Most Influential Person of the Decade

The Washington Post has been having one of those silly polls the last several days, asking “Which of these nominees had the greatest influence in shaping the past decade, either by changing how we live or by making the greatest impact on our culture?”


Kevin Drum can’t believe they didn’t include Alan Greenspan, which is a fair criticism, indeed.  But the brackets are beyond stupid even leaving that aside.

The top left bracket is a joke.  You’ve got the #1 seed, former President Bush, up against a guy who’s been Treasury Secretary for about five minutes, a bicycle racer, and a wealthy heiress best known for an Internet sex video.   Yeah, maybe they could have found a place for Greenspan.

The bottom left bracket, by contrast, is overstacked.  Dick Cheney deserved to be a #1 seed but so did Page & Brin.  Instead, they’re set up to have to face each other in the second round.

In the top right bracket, Barack Obama is a bracket buster, sure to garner a ton of votes because he’s President of the United States.  And, yes, simply getting elected to that office is a Big Deal, especially when you’re the First Black President.  But he’s been in that office less than a year and his only impact on the culture before that was a couple of speeches. Further, he’s paired against Hu Jintao, a man of whom most Americans have never heard.  And I’m not sure offhand that I could detail the impact he’s had on “our” culture.

So, Obama was guaranteed to get past the first round and then he’d face the winner of the face-off between a comedian and the CEO of a tech company.  Hello! At very least he should have had to face Page&Brin in the 1st round.

The bottom right bracket is actually well set up.   Osama Bin Laden is a definite #1 seed and J.K. Rowling is a reasonable enough #2.  So, OBL facing Mark Zuckerberg (who?) and Rowling facing the tougher Al Gore is fair.

Ultimately, though, despite the poor seedings, the strongest challengers have made it to the finals:  Bush vs. Bin Laden.     It’s a tough call, since Bin Laden himself had so much impact on Bush’s presidency.   My money’s on Bush, though, since he started the decade out by winning in the most contested presidential campaign in modern American history, launched two wars, got re-elected, had the Katrina nightmare, and so forth.  Bin Laden was basically a one-hit wonder.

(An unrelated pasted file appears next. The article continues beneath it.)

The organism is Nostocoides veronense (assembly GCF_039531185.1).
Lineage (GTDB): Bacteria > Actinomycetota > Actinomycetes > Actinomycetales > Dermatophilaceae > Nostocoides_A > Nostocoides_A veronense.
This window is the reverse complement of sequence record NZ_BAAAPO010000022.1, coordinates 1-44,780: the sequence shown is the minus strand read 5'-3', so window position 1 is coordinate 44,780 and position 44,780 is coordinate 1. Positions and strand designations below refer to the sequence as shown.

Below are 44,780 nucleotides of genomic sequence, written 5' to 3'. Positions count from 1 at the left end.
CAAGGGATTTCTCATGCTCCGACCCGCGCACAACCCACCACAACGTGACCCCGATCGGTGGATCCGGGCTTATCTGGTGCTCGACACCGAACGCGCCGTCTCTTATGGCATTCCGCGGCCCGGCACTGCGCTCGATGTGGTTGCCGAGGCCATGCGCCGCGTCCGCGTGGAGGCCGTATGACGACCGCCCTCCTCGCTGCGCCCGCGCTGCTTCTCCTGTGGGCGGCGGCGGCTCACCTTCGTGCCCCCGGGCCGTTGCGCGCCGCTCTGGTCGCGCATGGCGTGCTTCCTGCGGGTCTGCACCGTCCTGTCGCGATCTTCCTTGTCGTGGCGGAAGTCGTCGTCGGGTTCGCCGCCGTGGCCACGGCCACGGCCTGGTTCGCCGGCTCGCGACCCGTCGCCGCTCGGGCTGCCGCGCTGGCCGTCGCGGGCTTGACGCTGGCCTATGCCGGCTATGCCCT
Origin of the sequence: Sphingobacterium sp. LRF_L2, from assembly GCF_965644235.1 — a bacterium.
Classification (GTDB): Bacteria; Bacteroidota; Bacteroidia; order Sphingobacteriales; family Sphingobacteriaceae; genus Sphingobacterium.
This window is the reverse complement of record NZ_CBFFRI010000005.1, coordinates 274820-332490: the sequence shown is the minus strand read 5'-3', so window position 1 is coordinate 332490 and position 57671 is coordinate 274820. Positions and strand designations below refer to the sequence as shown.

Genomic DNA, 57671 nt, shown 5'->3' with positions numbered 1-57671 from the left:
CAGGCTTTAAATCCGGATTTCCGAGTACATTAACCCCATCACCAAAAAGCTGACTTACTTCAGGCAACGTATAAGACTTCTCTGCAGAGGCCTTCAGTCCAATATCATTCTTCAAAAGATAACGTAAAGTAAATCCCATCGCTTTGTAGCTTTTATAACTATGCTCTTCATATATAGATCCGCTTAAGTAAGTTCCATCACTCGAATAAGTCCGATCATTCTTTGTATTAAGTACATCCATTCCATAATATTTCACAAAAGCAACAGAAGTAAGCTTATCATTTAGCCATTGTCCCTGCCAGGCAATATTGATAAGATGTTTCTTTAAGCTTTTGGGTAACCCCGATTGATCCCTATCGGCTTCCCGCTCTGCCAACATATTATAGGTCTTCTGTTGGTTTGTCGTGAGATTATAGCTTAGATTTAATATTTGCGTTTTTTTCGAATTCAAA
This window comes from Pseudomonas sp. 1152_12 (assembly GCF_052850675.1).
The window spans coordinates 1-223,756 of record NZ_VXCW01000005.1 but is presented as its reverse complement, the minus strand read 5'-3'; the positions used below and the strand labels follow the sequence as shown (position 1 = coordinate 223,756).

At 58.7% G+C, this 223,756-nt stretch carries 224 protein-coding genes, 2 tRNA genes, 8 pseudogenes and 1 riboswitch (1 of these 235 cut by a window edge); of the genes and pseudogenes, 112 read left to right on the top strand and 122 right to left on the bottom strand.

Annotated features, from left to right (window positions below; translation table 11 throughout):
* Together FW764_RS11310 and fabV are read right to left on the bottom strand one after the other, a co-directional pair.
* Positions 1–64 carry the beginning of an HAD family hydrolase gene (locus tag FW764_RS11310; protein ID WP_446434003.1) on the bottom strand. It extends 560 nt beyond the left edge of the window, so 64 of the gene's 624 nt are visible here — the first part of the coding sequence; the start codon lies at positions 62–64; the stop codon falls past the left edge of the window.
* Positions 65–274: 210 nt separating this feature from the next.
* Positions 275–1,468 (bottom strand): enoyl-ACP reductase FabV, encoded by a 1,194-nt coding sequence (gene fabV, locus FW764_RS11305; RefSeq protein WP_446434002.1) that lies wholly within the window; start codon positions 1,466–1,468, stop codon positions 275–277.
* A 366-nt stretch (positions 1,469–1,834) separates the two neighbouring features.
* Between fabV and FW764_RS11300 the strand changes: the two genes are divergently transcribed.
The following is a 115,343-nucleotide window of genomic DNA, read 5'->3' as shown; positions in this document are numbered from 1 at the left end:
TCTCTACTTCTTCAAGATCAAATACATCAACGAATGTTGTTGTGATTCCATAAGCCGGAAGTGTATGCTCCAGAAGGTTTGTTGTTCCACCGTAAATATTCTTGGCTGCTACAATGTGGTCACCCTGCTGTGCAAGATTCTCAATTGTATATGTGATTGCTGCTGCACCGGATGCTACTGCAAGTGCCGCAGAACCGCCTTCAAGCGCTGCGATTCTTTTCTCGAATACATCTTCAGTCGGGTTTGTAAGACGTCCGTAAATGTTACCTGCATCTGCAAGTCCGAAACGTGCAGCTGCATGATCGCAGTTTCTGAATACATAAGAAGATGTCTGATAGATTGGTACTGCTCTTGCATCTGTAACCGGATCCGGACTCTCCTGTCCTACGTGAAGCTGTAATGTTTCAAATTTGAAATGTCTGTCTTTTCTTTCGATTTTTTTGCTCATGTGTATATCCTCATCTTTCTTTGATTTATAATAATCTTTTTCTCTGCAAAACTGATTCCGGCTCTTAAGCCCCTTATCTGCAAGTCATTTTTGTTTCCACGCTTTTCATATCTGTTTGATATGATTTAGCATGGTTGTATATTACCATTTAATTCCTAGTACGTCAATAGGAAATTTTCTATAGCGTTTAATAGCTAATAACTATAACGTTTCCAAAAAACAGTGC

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James Joyner
About James Joyner
James Joyner is Professor and Department Head of Security Studies at Marine Corps University's Command and Staff College. He's a former Army officer and Desert Storm veteran. Views expressed here are his own. Follow James on Twitter @DrJJoyner.


  1. NYkrinDC says:

    Indeed. Bin Laden was a one hit wonder, but that one hit changed the Bush presidency and American foreign policy for the whole decade, in such a way that we’re still dealing with many of the problems that sprung therefrom. As such, I think it’s valid to see bin Laden as the most influential person of this decade.

  2. Drew says:

    What’s the point spread?

  3. I’d make it Bush for the decade only because I think Larry and Serge might need a bigger time frame. In the long run Google will be the more important reality.

    Stepping back from the two Bush wars, neither will rate as major turning points in history, I suspect. They are skirmishes. And while terrorism is certainly a major force, Bin Laden didn’t invent it, he just pulled off a spectacular strike. But Serbian terrorists in 1914 with just two rounds from a handgun wrought far more destruction.

    I’ll give Bush the Aughties. Obama may take the Teens. Larry and Serge get the first quarter century.

  4. Tano says:

    There is another whole year to go in the decade.

  5. Dodd says:

    Bin Laden was basically a one-hit wonder.

    Actually, three hits and a miss.

    There is another whole year to go in the decade.

    No, the oughts run from 0-9. The tens start in two weeks.

  6. 11B40 says:


    Where’s Tiger woods?

  7. James Joyner says:

    I’ll give Bush the Aughties. Obama may take the Teens. Larry and Serge get the first quarter century.

    I think that’s about right, especially if “Google” is used as a cipher for the broader trends in technology that way presidents are for broader political and economic trends.